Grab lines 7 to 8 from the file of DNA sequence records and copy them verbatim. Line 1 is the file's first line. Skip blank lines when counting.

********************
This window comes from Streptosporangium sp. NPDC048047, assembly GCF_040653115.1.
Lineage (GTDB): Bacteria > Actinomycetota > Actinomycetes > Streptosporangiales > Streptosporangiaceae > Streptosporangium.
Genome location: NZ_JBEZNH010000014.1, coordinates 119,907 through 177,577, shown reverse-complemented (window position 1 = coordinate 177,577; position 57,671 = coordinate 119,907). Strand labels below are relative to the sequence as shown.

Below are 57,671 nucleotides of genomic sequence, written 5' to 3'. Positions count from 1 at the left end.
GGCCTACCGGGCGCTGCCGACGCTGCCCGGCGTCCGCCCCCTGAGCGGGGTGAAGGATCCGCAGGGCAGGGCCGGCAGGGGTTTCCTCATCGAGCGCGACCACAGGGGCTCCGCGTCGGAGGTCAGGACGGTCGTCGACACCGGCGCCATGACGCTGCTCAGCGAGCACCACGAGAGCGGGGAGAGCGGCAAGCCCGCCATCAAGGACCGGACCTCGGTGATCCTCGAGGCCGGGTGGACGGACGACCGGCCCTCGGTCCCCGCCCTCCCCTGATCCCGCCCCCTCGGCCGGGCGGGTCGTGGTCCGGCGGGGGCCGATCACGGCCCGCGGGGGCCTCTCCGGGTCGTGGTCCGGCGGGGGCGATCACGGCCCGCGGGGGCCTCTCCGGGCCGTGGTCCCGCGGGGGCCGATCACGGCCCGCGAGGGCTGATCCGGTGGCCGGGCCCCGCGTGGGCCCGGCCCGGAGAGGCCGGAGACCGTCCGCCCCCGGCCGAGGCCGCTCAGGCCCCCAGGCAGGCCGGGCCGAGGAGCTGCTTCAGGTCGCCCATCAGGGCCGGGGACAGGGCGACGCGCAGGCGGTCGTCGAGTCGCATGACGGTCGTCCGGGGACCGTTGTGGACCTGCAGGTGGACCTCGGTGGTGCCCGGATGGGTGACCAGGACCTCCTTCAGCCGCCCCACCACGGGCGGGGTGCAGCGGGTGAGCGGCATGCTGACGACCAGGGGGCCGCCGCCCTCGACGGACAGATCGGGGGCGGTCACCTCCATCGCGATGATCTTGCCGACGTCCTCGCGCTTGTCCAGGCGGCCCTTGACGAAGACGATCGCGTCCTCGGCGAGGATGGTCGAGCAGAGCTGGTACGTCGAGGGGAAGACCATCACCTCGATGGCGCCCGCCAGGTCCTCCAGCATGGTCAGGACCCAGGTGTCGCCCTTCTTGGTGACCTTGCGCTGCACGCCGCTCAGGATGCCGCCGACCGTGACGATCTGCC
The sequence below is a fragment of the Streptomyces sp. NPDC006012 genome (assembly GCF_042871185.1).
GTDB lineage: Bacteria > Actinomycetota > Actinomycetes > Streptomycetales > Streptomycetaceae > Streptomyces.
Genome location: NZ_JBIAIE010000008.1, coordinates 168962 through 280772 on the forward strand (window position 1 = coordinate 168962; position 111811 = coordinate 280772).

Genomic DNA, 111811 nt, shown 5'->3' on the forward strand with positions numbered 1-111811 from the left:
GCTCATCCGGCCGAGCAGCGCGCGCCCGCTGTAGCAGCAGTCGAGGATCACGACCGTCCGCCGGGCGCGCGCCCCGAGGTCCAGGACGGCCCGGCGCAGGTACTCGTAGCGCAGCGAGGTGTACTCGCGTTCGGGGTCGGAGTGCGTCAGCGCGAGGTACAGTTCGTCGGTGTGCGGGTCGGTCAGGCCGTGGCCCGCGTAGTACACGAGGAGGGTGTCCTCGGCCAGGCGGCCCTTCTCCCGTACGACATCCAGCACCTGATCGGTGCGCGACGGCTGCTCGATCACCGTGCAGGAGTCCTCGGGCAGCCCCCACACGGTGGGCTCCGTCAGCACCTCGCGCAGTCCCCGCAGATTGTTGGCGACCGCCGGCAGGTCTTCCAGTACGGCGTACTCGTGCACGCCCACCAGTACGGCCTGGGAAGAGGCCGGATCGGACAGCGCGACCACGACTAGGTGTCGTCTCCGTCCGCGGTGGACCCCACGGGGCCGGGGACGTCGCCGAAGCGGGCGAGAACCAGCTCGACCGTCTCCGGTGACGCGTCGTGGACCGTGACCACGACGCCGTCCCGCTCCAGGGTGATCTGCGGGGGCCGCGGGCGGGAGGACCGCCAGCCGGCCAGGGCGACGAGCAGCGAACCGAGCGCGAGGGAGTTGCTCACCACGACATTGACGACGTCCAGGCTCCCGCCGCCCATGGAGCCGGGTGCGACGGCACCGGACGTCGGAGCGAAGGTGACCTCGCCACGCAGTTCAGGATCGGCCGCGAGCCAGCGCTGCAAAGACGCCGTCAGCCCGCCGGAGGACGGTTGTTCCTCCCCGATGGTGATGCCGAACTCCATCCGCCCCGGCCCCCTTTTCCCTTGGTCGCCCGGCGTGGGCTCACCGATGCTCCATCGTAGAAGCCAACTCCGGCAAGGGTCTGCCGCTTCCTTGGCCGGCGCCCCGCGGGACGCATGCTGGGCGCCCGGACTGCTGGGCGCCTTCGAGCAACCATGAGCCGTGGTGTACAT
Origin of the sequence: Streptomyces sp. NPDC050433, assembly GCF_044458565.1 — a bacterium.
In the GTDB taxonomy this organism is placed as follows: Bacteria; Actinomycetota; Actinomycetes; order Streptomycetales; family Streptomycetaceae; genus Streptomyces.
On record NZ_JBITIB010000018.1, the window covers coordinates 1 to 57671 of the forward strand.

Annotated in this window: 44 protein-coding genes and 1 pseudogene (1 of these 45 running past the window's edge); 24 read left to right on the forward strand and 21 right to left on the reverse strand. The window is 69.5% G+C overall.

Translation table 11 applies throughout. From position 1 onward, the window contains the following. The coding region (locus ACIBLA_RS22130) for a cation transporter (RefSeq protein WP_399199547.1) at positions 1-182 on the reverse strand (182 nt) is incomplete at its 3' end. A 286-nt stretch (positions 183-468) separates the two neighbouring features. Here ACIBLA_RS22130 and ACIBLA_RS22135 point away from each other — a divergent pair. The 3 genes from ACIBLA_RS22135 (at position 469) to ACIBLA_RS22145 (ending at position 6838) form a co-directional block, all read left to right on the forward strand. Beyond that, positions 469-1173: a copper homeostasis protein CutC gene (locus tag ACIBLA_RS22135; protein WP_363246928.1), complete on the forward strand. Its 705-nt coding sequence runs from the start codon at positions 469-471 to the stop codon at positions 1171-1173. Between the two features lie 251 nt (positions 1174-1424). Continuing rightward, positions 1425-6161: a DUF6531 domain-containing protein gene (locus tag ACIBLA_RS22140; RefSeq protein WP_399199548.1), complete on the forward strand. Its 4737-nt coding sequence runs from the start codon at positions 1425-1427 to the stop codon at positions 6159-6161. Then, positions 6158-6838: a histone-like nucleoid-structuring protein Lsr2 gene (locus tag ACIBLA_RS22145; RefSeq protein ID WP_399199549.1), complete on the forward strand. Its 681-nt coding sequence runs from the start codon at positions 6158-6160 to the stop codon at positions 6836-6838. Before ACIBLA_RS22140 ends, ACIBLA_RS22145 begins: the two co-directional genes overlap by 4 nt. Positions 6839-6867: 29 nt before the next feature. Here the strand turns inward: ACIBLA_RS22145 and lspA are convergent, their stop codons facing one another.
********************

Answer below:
GTDB lineage: Bacteria > Actinomycetota > Actinomycetes > Streptomycetales > Streptomycetaceae > Streptomyces.
Genome location: NZ_JBIAIE010000008.1, coordinates 168962 through 280772 on the forward strand (window position 1 = coordinate 168962; position 111811 = coordinate 280772).